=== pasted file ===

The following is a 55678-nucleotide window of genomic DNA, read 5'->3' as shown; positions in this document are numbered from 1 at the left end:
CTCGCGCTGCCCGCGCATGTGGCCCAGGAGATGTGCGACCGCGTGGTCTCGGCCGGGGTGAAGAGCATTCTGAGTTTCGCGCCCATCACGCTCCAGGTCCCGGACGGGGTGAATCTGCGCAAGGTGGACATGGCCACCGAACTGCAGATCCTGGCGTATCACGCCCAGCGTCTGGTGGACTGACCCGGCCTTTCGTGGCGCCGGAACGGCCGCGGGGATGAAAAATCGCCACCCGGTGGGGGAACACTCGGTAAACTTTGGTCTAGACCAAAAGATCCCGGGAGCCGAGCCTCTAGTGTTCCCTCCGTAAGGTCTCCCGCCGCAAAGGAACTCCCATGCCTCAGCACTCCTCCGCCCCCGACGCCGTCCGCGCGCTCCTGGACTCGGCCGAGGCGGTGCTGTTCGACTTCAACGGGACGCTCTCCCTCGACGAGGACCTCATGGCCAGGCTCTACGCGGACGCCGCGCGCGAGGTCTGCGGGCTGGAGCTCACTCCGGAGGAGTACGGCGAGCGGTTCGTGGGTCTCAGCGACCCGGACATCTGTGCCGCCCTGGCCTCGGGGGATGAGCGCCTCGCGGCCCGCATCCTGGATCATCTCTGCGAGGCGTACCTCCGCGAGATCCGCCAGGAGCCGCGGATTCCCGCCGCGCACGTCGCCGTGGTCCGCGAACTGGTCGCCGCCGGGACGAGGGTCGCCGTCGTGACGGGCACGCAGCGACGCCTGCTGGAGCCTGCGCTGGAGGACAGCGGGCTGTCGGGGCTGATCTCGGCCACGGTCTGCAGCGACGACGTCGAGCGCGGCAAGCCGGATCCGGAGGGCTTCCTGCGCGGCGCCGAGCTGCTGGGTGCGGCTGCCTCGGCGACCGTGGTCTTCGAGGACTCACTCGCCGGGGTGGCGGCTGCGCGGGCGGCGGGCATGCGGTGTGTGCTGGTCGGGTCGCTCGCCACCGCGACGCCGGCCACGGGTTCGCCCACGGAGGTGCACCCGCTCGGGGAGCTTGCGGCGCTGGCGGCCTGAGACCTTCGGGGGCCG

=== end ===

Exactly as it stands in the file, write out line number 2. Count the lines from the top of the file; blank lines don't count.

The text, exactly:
CTCGCGCTGCCCGCGCATGTGGCCCAGGAGATGTGCGACCGCGTGGTCTCGGCCGGGGTGAAGAGCATTCTGAGTTTCGCGCCCATCACGCTCCAGGTCCCGGACGGGGTGAATCTGCGCAAGGTGGACATGGCCACCGAACTGCAGATCCTGGCGTATCACGCCCAGCGTCTGGTGGACTGACCCGGCCTTTCGTGGCGCCGGAACGGCCGCGGGGATGAAAAATCGCCACCCGGTGGGGGAACACTCGGTAAACTTTGGTCTAGACCAAAAGATCCCGGGAGCCGAGCCTCTAGTGTTCCCTCCGTAAGGTCTCCCGCCGCAAAGGAACTCCCATGCCTCAGCACTCCTCCGCCCCCGACGCCGTCCGCGCGCTCCTGGACTCGGCCGAGGCGGTGCTGTTCGACTTCAACGGGACGCTCTCCCTCGACGAGGACCTCATGGCCAGGCTCTACGCGGACGCCGCGCGCGAGGTCTGCGGGCTGGAGCTCACTCCGGAGGAGTACGGCGAGCGGTTCGTGGGTCTCAGCGACCCGGACATCTGTGCCGCCCTGGCCTCGGGGGATGAGCGCCTCGCGGCCCGCATCCTGGATCATCTCTGCGAGGCGTACCTCCGCGAGATCCGCCAGGAGCCGCGGATTCCCGCCGCGCACGTCGCCGTGGTCCGCGAACTGGTCGCCGCCGGGACGAGGGTCGCCGTCGTGACGGGCACGCAGCGACGCCTGCTGGAGCCTGCGCTGGAGGACAGCGGGCTGTCGGGGCTGATCTCGGCCACGGTCTGCAGCGACGACGTCGAGCGCGGCAAGCCGGATCCGGAGGGCTTCCTGCGCGGCGCCGAGCTGCTGGGTGCGGCTGCCTCGGCGACCGTGGTCTTCGAGGACTCACTCGCCGGGGTGGCGGCTGCGCGGGCGGCGGGCATGCGGTGTGTGCTGGTCGGGTCGCTCGCCACCGCGACGCCGGCCACGGGTTCGCCCACGGAGGTGCACCCGCTCGGGGAGCTTGCGGCGCTGGCGGCCTGAGACCTTCGGGGGCCG